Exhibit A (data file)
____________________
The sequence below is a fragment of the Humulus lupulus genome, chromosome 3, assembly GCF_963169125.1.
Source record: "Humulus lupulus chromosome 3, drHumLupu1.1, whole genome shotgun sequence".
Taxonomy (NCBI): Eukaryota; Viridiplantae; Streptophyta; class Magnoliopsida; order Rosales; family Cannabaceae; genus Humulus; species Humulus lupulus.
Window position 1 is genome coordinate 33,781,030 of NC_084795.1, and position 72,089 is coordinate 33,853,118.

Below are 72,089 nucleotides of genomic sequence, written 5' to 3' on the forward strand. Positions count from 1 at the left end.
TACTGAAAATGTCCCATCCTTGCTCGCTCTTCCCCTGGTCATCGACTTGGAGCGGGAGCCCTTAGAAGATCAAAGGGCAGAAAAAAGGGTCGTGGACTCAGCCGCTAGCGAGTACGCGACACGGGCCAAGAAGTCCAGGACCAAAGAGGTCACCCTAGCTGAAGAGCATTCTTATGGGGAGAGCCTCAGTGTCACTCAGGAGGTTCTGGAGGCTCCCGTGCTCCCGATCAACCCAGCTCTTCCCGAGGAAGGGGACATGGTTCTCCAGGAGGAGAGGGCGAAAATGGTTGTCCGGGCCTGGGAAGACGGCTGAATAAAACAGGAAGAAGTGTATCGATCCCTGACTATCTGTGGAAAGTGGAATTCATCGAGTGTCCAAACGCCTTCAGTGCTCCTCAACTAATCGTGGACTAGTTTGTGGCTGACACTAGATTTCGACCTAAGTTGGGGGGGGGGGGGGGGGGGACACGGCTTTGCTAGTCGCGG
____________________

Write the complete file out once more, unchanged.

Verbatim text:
The sequence below is a fragment of the Humulus lupulus genome, chromosome 3, assembly GCF_963169125.1.
Source record: "Humulus lupulus chromosome 3, drHumLupu1.1, whole genome shotgun sequence".
Taxonomy (NCBI): Eukaryota; Viridiplantae; Streptophyta; class Magnoliopsida; order Rosales; family Cannabaceae; genus Humulus; species Humulus lupulus.
Window position 1 is genome coordinate 33,781,030 of NC_084795.1, and position 72,089 is coordinate 33,853,118.

Below are 72,089 nucleotides of genomic sequence, written 5' to 3' on the forward strand. Positions count from 1 at the left end.
TACTGAAAATGTCCCATCCTTGCTCGCTCTTCCCCTGGTCATCGACTTGGAGCGGGAGCCCTTAGAAGATCAAAGGGCAGAAAAAAGGGTCGTGGACTCAGCCGCTAGCGAGTACGCGACACGGGCCAAGAAGTCCAGGACCAAAGAGGTCACCCTAGCTGAAGAGCATTCTTATGGGGAGAGCCTCAGTGTCACTCAGGAGGTTCTGGAGGCTCCCGTGCTCCCGATCAACCCAGCTCTTCCCGAGGAAGGGGACATGGTTCTCCAGGAGGAGAGGGCGAAAATGGTTGTCCGGGCCTGGGAAGACGGCTGAATAAAACAGGAAGAAGTGTATCGATCCCTGACTATCTGTGGAAAGTGGAATTCATCGAGTGTCCAAACGCCTTCAGTGCTCCTCAACTAATCGTGGACTAGTTTGTGGCTGACACTAGATTTCGACCTAAGTTGGGGGGGGGGGGGGGGGGGACACGGCTTTGCTAGTCGCGG